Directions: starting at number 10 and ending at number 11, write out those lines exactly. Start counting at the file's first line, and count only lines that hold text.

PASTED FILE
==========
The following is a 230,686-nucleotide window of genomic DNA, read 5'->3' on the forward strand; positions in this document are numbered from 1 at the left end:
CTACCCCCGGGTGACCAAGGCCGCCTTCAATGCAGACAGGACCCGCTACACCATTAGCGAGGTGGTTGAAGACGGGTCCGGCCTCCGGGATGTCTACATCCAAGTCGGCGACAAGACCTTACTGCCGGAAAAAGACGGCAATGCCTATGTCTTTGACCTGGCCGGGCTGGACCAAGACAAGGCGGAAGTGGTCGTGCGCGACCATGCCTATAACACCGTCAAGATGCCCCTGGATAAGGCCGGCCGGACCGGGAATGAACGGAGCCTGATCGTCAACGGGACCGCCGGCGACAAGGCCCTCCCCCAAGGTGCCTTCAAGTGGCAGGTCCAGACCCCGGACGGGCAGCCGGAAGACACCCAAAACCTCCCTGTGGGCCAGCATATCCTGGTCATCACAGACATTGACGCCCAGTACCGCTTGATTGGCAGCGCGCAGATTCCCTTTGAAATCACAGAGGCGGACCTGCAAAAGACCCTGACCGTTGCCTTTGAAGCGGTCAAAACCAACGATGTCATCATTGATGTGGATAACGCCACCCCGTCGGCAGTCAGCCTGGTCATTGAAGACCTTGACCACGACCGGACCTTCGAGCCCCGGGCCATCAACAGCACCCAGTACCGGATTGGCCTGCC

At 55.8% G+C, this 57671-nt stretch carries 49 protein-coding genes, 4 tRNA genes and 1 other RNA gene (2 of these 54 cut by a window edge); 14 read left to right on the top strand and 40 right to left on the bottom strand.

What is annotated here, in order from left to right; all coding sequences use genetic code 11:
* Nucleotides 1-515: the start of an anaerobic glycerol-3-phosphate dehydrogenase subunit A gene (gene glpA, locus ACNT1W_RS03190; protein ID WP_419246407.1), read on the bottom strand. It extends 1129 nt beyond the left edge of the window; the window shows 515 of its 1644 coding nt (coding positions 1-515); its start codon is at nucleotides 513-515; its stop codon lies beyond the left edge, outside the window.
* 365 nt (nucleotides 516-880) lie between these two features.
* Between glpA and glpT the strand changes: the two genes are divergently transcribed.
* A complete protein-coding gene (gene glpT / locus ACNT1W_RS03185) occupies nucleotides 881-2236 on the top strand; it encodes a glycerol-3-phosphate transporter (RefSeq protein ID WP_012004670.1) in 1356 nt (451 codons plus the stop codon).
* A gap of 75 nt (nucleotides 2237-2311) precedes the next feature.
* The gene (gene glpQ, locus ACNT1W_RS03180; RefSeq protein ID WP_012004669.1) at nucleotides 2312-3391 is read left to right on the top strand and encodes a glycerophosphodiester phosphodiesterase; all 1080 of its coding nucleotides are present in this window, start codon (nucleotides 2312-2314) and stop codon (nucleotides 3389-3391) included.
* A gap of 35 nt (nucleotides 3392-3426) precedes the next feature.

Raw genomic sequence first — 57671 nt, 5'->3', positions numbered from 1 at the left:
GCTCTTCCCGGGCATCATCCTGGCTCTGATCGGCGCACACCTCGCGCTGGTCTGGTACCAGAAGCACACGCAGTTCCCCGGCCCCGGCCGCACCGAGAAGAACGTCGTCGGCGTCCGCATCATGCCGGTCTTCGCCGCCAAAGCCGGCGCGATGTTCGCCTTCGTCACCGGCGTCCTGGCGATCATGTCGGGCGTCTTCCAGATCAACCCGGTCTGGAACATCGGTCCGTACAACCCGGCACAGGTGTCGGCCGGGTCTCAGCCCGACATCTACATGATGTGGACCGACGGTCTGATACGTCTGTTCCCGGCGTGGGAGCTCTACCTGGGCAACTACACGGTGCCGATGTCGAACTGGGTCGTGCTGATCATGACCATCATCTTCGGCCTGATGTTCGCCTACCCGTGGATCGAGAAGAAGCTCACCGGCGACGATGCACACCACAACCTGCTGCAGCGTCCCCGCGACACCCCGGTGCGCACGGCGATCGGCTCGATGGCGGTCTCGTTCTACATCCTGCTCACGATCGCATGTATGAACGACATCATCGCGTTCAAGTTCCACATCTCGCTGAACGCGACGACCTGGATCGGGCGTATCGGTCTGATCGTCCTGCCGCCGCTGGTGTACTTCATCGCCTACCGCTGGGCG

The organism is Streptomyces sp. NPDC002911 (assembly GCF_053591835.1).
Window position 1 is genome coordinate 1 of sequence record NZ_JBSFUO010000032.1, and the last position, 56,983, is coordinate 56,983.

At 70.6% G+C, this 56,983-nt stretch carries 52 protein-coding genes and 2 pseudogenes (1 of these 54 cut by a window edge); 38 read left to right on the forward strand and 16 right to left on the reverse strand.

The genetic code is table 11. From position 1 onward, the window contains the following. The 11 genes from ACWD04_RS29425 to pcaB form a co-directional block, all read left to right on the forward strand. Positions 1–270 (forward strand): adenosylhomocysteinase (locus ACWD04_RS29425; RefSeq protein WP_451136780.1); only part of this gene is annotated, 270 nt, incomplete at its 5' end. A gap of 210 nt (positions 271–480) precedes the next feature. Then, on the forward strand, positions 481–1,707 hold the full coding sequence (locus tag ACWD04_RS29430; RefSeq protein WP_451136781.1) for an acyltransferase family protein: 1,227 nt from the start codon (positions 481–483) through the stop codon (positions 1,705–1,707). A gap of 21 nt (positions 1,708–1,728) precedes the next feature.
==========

* The gene (gene glpQ, locus ACNT1W_RS03180; RefSeq protein ID WP_012004669.1) at nucleotides 2312-3391 is read left to right on the top strand and encodes a glycerophosphodiester phosphodiesterase; all 1080 of its coding nucleotides are present in this window, start codon (nucleotides 2312-2314) and stop codon (nucleotides 3389-3391) included.
* A gap of 35 nt (nucleotides 3392-3426) precedes the next feature.